Friday, 27 January 2023 at 6:00 PM to Sunday, 29 January 2023 at 6:00 PM
Organisers: Joe Dillon, Colan Balkwill
Welly's Hungry Botanist (Joe Dillon - our resident extraordinaire of most things chlorphytic) is looking to run a trip to the Taruarua tops between Powell and Jumbo huts this summer. The idea is to look for a tiny population of tiny plants which grows nowhere else on Earth, spending two nights in Powell/Jumbo and a full day looking at the most diminutuve and easily missed organic details as we go. We'll also gladly put names to the bigger leafy faces you've walked past a million times, and maybe even chew on a few supplejack shoots.
The plan: Two nights
The first day: - Start walking up to Powell Hutt as early as possible (~10am) up the Gentle Annie. This usually takes 5-6 hours, but we’ll go pretty slowly, maximizing the sun hours to see as many plants as possible. Ferns, mosses, and liverworts are amazingly abundant in the beech forest section here, so we’ll do lots of looking at them. I’ll bring a handlense so I can show people how to tell the difference between some particularly tiny ones. This is also peak time for many orchid species that like beech forests. Near the top, we’ll be looking carefully for Myrsine umbricola, a shrub whose entire world population is within the beech forest about 5ha around Powell Hut.
The second day: - We’ll try to leave around 9am from Powell, but it only takes ~3-4 hours to get to Jumbo so we can be pretty leniant. We’ll start by ascending toward Holdsworth peak, looking for five plants that are only found in the alpine area of the Tararua Ranges (Euphrasia drucei; a tiny parasitic plant with a gorgeous white flower, Veronica evenosa; a species of hebe only found between Powell and Mitre, Aciphylla dissecta; a beautiful little speargrass, Raoulia rubra; an incredibly well-adapted plant known as a ‘vegetable sheep’, and lastly Wahlenbergia pygmaea tararua; a minute plant with blue and white flowers which as far as I’ve found has no publicly available photos). These and many other fantastic alpine plants should be in full flower around late January, so we’d be crazy to miss them. This part is best taken very slowly, I’d be keen for us to get as many photos as humanly possible, which can be put on iNaturalist after we’ve done as a way of contributing to science.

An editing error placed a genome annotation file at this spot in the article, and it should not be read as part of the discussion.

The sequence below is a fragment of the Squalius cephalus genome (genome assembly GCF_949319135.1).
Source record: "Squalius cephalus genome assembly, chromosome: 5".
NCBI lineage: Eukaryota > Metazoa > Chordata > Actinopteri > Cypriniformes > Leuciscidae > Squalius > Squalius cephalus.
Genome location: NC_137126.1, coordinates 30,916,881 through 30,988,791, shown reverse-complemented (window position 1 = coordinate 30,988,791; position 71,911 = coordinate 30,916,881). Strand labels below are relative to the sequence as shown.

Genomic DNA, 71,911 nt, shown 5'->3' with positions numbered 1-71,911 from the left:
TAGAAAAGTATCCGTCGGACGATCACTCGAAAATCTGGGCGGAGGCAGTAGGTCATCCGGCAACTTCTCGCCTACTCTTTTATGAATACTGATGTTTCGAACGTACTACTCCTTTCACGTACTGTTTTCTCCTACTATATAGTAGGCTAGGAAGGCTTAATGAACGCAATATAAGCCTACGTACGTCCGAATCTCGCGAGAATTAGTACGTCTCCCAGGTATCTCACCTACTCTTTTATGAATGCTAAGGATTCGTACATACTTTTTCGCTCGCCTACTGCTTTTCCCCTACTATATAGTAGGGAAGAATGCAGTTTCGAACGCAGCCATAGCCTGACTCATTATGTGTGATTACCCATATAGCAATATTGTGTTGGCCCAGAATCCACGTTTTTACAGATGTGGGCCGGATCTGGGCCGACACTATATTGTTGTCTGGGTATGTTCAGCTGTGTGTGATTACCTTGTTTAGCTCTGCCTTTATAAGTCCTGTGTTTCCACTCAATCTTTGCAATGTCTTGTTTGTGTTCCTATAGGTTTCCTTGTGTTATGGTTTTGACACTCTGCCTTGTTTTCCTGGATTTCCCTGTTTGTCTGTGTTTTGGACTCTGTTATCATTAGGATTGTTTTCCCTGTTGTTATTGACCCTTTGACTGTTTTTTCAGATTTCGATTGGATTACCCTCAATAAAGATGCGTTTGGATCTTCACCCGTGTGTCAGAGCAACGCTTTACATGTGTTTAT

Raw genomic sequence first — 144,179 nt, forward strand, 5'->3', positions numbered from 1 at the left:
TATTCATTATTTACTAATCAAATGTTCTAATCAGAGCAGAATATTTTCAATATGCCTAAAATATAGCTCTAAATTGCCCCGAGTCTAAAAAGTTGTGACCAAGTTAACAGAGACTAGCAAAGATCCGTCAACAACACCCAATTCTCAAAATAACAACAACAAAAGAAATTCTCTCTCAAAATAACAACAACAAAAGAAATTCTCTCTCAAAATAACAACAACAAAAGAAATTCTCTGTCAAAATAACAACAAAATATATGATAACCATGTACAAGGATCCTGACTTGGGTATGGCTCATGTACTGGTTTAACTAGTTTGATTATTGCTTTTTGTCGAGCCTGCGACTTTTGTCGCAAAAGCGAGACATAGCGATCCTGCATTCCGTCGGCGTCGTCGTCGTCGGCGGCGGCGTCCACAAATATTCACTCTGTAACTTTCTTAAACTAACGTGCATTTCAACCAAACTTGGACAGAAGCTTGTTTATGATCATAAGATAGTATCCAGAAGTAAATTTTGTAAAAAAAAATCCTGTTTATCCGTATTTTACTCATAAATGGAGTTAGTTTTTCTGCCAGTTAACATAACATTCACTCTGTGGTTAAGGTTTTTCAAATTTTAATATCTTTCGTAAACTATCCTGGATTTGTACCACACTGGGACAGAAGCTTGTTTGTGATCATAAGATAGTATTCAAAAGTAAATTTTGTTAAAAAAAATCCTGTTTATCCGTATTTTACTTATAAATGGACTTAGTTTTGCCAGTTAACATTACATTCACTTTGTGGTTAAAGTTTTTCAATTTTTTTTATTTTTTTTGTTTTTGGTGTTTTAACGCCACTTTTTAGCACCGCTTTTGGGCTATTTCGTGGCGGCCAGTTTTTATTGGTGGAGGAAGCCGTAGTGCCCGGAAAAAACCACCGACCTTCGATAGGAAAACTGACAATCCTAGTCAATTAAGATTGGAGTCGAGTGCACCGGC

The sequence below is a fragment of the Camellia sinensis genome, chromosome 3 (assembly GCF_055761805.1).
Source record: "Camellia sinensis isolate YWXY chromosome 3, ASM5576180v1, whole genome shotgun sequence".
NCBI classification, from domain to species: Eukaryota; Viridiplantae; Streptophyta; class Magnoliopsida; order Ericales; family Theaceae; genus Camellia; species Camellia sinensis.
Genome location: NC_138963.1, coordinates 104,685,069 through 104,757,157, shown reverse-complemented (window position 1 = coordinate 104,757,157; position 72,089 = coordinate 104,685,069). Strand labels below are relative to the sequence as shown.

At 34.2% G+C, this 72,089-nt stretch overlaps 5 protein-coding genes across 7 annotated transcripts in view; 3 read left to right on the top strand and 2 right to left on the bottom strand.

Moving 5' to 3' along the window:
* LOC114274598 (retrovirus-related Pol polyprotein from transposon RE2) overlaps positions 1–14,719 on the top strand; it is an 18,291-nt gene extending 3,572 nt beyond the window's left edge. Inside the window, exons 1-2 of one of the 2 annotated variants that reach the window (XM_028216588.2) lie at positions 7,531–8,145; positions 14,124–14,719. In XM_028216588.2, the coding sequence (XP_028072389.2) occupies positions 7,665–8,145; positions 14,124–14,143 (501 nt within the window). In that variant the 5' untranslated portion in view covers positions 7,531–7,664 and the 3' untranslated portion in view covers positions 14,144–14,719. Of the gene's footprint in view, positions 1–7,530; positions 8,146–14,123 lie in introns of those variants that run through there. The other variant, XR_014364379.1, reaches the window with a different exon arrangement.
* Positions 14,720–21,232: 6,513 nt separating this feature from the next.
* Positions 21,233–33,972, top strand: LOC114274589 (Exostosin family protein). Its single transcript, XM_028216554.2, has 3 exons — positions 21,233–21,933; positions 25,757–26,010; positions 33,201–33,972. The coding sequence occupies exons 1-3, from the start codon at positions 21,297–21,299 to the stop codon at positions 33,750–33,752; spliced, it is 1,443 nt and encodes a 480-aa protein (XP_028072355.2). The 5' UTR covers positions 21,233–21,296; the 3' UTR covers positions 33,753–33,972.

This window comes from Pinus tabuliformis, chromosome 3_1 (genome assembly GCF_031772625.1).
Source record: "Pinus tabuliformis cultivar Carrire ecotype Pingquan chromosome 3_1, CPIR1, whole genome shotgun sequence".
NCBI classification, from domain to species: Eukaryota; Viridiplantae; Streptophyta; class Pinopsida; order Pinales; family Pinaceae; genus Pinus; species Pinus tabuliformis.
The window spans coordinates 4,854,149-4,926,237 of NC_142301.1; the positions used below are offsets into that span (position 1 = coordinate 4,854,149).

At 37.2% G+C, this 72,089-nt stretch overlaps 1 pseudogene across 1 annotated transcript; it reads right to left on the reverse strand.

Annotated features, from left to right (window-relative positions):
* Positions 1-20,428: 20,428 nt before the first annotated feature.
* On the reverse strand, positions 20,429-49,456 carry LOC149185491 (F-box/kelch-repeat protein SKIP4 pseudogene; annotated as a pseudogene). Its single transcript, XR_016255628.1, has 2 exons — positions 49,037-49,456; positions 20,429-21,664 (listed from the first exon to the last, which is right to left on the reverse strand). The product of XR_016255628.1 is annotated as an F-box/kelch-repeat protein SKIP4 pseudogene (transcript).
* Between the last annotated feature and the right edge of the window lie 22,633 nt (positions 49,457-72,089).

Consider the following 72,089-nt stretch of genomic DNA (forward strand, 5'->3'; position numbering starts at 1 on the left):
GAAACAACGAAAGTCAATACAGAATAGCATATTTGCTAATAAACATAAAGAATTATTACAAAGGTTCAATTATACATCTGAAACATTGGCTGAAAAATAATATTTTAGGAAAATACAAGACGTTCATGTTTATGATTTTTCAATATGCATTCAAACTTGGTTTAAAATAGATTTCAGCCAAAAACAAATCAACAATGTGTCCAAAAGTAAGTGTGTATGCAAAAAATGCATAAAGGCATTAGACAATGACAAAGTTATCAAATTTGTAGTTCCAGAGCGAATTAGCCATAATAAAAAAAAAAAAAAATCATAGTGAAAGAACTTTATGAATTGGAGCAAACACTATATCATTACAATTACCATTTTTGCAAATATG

The third day: - We’ll leave via to Atiwhakatu track which goes through some nice beech forest. We won’t have many time constraints, so we can go as fast or as slow as we want. We’ll aim to be back in Wellington well before sundown.
More details to follow!
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